BOL: What brought you to Bread of Life and
how long have you been associated with the organization?
had heard about Bread of Life for several years before I actually had a chance
to meet Sandra and Jean and come to the Center. When I finally made the trip to
Sacramento to attend a monthly Quadratos group meeting, it is safe to say that I
was hooked! I will always be grateful to Marjorie Hoyer Smith for introducing
me to Quadratos and, obviously, BOL. Several years later, when an opening
occurred in the internship in the Art of Spiritual Direction program, again it
was Marjorie who encouraged me to apply for the position that she was leaving.
What a gift that was! In August 2014, I completed a two-year practicum in
Contemplative Dialogue that has been life changing and an important and
tangible part of my spiritual practice.
Pat: Obviously, I was introduced to Bread
of Life through Julie. I could almost taste her excitement. And, as with most things, she put her heart
and soul into the programs that were available there. Then one day, she asked me,
“Would you mind if we became contributors to Bread of Life?” And so, we did. Later,
Sandra and Jean invited us to dinner and I said, “Oh, great, I’ll finally get
to see this place!” But then I learned that the dinner was not going to be at
the Center. Sensing my disappointment, Julie talked to Jean and I got a VIP
tour. I, too, was touched by the Spirit that is alive there.
BOL: What feeds your enthusiasm for it?
Julie: When I grew up in San Francisco, I
spent most of my summers at the local park playing tennis. The park was the
nexus between the more affluent white community, the African-American
community, the Filipino community, and the Chinese and Japanese communities,
young and old. I would head up to the park mid-morning and basically spend
entire day playing tennis or waiting to play. We all got to know each other and
care for each other. There was never a time when I felt unsafe. There was no
such thing as “other.” George, an elderly Filipino man taught me the “slice” serve and how to use angles and
finesse to counteract the power of the young men who swaggered home from
college each summer to challenge him. An African American man who had lost his
left arm would tuck his racket under his stump while he threw the ball up and then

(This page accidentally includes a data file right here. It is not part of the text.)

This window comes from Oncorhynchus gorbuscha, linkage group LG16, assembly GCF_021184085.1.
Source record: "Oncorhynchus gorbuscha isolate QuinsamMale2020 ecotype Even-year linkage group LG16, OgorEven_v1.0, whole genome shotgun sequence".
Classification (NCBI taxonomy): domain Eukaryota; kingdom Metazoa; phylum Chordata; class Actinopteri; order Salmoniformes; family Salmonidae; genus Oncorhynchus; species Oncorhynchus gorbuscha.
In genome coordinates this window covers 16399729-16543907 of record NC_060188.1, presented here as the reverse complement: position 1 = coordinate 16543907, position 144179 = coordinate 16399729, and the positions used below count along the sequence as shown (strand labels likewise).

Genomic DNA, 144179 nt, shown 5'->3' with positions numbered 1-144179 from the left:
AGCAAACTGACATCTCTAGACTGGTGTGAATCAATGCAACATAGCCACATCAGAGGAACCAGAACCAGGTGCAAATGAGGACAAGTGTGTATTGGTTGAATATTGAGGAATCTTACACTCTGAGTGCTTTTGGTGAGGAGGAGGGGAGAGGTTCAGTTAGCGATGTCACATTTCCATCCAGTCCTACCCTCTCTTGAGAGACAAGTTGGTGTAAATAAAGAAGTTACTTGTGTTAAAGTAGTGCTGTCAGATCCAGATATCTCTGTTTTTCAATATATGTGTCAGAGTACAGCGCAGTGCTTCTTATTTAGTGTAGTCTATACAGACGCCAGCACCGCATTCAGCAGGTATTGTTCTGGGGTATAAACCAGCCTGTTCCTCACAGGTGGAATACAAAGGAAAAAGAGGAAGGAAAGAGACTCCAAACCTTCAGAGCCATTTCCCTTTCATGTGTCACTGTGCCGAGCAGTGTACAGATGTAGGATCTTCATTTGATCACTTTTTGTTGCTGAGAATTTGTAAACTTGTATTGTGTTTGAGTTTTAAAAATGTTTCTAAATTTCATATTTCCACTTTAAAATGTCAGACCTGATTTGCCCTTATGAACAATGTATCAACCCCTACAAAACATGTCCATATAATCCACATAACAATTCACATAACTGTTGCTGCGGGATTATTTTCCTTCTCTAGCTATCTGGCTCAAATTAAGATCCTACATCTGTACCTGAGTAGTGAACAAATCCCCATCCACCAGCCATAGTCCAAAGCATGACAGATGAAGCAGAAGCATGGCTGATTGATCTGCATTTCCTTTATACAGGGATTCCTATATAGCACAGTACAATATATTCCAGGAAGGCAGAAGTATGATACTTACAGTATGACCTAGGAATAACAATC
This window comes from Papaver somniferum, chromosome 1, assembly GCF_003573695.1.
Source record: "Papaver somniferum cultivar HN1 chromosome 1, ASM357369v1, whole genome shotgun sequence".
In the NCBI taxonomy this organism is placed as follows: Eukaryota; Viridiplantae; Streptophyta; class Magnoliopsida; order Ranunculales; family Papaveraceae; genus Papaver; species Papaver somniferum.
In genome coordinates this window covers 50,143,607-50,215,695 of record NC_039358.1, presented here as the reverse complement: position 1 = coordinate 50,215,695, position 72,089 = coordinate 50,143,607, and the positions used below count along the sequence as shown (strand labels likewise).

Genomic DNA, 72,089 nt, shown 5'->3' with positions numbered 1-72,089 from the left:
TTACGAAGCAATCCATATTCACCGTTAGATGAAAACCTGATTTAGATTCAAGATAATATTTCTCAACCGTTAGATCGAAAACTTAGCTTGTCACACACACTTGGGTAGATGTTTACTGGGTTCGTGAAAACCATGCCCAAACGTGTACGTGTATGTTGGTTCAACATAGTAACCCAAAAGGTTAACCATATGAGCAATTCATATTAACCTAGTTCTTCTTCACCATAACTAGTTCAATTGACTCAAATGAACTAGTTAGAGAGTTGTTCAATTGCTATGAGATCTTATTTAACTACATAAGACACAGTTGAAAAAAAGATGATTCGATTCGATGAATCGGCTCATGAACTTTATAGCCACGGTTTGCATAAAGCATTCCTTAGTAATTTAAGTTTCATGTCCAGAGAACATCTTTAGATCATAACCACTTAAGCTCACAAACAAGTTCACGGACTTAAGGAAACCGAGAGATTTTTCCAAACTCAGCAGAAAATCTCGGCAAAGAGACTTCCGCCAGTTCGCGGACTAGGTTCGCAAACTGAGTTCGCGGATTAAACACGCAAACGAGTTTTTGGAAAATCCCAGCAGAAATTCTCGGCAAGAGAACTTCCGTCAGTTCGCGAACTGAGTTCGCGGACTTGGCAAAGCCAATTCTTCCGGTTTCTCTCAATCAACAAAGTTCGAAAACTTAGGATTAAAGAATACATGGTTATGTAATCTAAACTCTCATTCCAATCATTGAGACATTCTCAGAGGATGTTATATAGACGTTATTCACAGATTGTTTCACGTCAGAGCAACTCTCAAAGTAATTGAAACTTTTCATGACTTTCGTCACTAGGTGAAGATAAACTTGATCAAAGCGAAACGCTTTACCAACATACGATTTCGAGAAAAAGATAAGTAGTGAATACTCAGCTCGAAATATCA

grabbed his rack in a seamless action that connected for a perfect serve. The
only time our group was disrupted was after the Watts Riots when a curfew was
placed on the Fillmore District. Several days later, we returned to the park as
if nothing had happened. These experiences taught me how important connection
is and how fear and otherness often are a function of distance rather than
reality. It seems to me that Bread of Life, in some ways, is like that park…it
is a place of connection.
Pat: I had an experience similar to Julie’s. As
the eldest of 8 children, I worked in the fields in San Jose picking fruit to
raise money to help out at home and to pay my tuition to a private school. I
also worked one summer at Levi Strauss and I have an indelible memory of the men
who worked there who bore tattoos on their arms from their experience in German
camps during World War II.
BOL: Why is it important for you to support
Bread of Life?
Julie: Often the world news can be
disheartening but Bread of Life represents a ray of light. It is like a pebble
in the pond. It sends out ripples that extend beyond its immediate community. Because
of my experience at Bread of Life, I have been able to introduce Quadratos and
Contemplative Dialogue to my local community. It has also deepened and enriched
my practice of spiritual direction.
the tennis courts that formed a meeting place in my growing-up years, Bread of
Life allows people from all walks of life to gather in a place that is safe
enough to be unsafe. It is place of transformation. Can you imagine what our world
would be like if Bread of Life existed in every city!?
energy of Bread of Life is generative. It is a refreshing antidote to the
voices of “not enough”, “be afraid”, “be defended”. It invites us to live wholeheartedly,
compassionately and authentically. And when I sit in the art gallery and see
the amazing creations that surround the room and then speak to some of the
artists, I learn even more about the richness that lies in each and every
Pat: I see the necessity of BOL’s mission
and the concreteness of its action and want to support that.
BOL: What role, do you think, Bread of Life
serves in the community?
Julie: The song refrain comes to mind: “All
are welcome in this place.” Bread of Life was intentionally located in a challenged
neighborhood and it is obviously a gift to the folks who live in the neighborhood.
And, at the same time, it is also a gift to the folks who do not live in the
neighborhood who come to participate as volunteers or as teachers or as
spiritual directors or as participants. It calls us to communion.
Pat: Bread of Life serves as a bridge and
gathering place. It is a sign of hope and connection.
BOL: What would you tell someone who is not
familiar with Bread of Life about its mission and impact on people’s lives?
Julie: Bread of Life’s tagline expresses
this so well: “Cultivating practices that change lives.”
if I had to say more, I would talk about bread. When I was a young girl,
learning to make bread at my mother’s side, I was immediately struck by the awe
in her voice when she would say, “See this dough? Feel it, it’s ALIVE!” And I
would nod…always surprised how we could go from such a sticky mess to a silky
dough ball that responded to my touch. And she would bless it and then cover it
for the necessary time. Hours later, it would emerge as a beautiful and
enticing and irresistible hot loaf of bread. The ingredients had somehow grown
and multiplied. This is what Bread of Life does…it takes ordinary ingredients,
the stuff of everyday life and it gives us the tools, the leavening, and the